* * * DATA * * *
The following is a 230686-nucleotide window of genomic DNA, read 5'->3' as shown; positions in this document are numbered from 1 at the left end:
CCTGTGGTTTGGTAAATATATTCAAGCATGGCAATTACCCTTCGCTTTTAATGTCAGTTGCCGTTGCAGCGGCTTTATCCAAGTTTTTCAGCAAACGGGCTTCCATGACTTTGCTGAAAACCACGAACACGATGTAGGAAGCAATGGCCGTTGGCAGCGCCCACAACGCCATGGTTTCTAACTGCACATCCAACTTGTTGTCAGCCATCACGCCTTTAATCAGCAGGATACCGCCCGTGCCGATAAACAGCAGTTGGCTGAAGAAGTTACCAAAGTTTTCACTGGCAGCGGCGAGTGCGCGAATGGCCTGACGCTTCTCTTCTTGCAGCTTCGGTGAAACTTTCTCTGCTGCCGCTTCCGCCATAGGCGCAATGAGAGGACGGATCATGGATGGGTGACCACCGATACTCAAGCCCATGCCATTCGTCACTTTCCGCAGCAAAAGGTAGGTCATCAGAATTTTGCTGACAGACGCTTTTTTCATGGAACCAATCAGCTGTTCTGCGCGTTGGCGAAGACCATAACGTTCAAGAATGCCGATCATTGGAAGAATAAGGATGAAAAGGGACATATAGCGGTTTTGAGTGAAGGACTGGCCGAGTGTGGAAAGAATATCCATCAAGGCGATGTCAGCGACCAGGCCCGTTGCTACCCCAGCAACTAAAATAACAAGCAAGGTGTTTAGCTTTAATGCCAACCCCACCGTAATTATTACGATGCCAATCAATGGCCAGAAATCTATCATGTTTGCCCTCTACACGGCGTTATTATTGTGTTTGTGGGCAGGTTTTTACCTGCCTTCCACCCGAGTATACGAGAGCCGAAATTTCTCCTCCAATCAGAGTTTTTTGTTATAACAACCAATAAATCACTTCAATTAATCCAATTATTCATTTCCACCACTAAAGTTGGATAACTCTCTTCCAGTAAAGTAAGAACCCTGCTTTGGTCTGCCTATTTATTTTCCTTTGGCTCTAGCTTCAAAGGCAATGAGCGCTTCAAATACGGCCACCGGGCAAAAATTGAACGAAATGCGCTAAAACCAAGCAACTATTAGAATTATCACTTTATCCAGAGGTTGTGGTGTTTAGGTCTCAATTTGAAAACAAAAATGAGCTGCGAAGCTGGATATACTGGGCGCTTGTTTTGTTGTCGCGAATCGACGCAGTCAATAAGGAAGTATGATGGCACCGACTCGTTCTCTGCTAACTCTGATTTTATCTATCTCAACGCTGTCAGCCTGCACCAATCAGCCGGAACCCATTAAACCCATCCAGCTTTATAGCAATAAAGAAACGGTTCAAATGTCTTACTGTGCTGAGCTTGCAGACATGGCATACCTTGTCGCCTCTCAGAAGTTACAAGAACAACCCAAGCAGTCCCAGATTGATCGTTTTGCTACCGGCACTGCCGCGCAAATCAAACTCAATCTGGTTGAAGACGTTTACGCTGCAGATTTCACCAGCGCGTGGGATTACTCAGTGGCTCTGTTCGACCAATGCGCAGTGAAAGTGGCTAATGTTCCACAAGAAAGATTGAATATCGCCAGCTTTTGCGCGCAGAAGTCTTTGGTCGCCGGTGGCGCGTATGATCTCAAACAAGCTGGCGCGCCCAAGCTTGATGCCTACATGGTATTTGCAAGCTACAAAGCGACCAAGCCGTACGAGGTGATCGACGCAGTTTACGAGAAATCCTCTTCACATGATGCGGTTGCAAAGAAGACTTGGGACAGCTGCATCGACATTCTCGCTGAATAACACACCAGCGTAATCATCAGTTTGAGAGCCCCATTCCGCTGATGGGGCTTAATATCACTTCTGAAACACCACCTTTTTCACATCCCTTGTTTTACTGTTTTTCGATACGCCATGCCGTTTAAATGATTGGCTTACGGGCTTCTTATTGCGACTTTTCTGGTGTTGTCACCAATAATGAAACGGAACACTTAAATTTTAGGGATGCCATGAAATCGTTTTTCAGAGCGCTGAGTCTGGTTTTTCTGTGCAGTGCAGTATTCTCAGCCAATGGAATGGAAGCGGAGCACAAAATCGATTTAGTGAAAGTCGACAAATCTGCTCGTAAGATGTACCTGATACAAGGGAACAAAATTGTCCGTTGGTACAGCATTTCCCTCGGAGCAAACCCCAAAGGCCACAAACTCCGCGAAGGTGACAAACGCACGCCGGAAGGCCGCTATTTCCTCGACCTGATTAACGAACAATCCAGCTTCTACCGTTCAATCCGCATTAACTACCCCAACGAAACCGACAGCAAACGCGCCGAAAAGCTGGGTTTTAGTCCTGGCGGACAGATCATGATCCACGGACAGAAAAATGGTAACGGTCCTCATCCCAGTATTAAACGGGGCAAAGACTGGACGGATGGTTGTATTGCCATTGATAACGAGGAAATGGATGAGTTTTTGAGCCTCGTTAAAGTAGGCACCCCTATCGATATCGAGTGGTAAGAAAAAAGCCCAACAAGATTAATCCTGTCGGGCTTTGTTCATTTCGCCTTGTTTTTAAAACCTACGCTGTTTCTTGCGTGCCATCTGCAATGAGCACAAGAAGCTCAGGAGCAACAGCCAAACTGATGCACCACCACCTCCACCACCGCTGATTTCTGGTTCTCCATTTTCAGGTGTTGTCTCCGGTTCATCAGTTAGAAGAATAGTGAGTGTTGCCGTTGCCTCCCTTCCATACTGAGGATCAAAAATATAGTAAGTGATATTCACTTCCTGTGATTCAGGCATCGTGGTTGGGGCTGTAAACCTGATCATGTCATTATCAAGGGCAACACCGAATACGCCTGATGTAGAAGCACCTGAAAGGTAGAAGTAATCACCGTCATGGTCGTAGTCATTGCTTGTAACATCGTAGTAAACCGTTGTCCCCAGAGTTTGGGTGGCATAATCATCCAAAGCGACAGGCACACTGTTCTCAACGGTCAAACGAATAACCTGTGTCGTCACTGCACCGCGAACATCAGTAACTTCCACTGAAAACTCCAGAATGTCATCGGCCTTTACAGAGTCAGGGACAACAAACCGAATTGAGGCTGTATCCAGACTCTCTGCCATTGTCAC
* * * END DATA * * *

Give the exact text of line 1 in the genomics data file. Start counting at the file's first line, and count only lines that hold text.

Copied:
The following is a 230686-nucleotide window of genomic DNA, read 5'->3' as shown; positions in this document are numbered from 1 at the left end: